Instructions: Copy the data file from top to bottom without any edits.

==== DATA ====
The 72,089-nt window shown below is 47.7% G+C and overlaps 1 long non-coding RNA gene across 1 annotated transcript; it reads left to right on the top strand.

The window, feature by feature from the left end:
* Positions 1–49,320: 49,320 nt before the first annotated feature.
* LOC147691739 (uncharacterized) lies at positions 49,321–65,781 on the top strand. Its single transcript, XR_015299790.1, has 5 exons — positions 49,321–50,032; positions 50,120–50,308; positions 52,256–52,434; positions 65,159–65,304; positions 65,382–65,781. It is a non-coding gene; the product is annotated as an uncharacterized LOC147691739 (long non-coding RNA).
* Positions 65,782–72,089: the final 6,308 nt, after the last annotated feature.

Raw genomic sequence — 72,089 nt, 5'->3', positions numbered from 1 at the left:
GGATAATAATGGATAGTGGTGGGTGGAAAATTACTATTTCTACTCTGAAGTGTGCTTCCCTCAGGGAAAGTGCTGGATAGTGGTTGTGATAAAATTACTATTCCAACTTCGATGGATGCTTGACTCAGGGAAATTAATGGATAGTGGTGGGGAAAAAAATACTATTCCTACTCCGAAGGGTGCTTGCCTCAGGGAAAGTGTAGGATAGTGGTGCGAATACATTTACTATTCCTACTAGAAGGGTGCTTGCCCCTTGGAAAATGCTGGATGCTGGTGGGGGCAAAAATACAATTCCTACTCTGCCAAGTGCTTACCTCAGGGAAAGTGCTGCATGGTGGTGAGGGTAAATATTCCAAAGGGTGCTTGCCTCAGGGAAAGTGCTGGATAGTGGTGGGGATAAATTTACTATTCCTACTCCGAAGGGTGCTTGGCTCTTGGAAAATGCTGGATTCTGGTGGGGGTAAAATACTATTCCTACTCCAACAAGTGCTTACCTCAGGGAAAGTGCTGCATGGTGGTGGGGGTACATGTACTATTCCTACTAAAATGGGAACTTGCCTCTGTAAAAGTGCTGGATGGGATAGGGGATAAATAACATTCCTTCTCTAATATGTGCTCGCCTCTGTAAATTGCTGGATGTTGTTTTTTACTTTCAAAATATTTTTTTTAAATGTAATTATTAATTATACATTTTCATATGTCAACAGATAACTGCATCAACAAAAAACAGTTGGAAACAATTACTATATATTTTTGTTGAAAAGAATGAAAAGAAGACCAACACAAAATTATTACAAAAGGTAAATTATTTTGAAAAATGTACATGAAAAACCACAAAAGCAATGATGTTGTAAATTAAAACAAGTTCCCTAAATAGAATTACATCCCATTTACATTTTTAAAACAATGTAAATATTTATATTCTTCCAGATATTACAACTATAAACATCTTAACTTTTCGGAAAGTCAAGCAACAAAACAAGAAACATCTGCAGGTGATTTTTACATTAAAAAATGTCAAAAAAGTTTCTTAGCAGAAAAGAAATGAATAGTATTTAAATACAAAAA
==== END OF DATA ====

The 72,089-nt window shown below is 47.7% G+C and overlaps 1 long non-coding RNA gene across 1 annotated transcript; it reads left to right on the top strand.

The window, feature by feature from the left end:
* Positions 1–49,320: 49,320 nt before the first annotated feature.
* LOC147691739 (uncharacterized) lies at positions 49,321–65,781 on the top strand. Its single transcript, XR_015299790.1, has 5 exons — positions 49,321–50,032; positions 50,120–50,308; positions 52,256–52,434; positions 65,159–65,304; positions 65,382–65,781. It is a non-coding gene; the product is annotated as an uncharacterized LOC147691739 (long non-coding RNA).
* Positions 65,782–72,089: the final 6,308 nt, after the last annotated feature.

Raw genomic sequence — 72,089 nt, 5'->3', positions numbered from 1 at the left:
GGATAATAATGGATAGTGGTGGGTGGAAAATTACTATTTCTACTCTGAAGTGTGCTTCCCTCAGGGAAAGTGCTGGATAGTGGTTGTGATAAAATTACTATTCCAACTTCGATGGATGCTTGACTCAGGGAAATTAATGGATAGTGGTGGGGAAAAAAATACTATTCCTACTCCGAAGGGTGCTTGCCTCAGGGAAAGTGTAGGATAGTGGTGCGAATACATTTACTATTCCTACTAGAAGGGTGCTTGCCCCTTGGAAAATGCTGGATGCTGGTGGGGGCAAAAATACAATTCCTACTCTGCCAAGTGCTTACCTCAGGGAAAGTGCTGCATGGTGGTGAGGGTAAATATTCCAAAGGGTGCTTGCCTCAGGGAAAGTGCTGGATAGTGGTGGGGATAAATTTACTATTCCTACTCCGAAGGGTGCTTGGCTCTTGGAAAATGCTGGATTCTGGTGGGGGTAAAATACTATTCCTACTCCAACAAGTGCTTACCTCAGGGAAAGTGCTGCATGGTGGTGGGGGTACATGTACTATTCCTACTAAAATGGGAACTTGCCTCTGTAAAAGTGCTGGATGGGATAGGGGATAAATAACATTCCTTCTCTAATATGTGCTCGCCTCTGTAAATTGCTGGATGTTGTTTTTTACTTTCAAAATATTTTTTTTAAATGTAATTATTAATTATACATTTTCATATGTCAACAGATAACTGCATCAACAAAAAACAGTTGGAAACAATTACTATATATTTTTGTTGAAAAGAATGAAAAGAAGACCAACACAAAATTATTACAAAAGGTAAATTATTTTGAAAAATGTACATGAAAAACCACAAAAGCAATGATGTTGTAAATTAAAACAAGTTCCCTAAATAGAATTACATCCCATTTACATTTTTAAAACAATGTAAATATTTATATTCTTCCAGATATTACAACTATAAACATCTTAACTTTTCGGAAAGTCAAGCAACAAAACAAGAAACATCTGCAGGTGATTTTTACATTAAAAAATGTCAAAAAAGTTTCTTAGCAGAAAAGAAATGAATAGTATTTAAATACAAAAA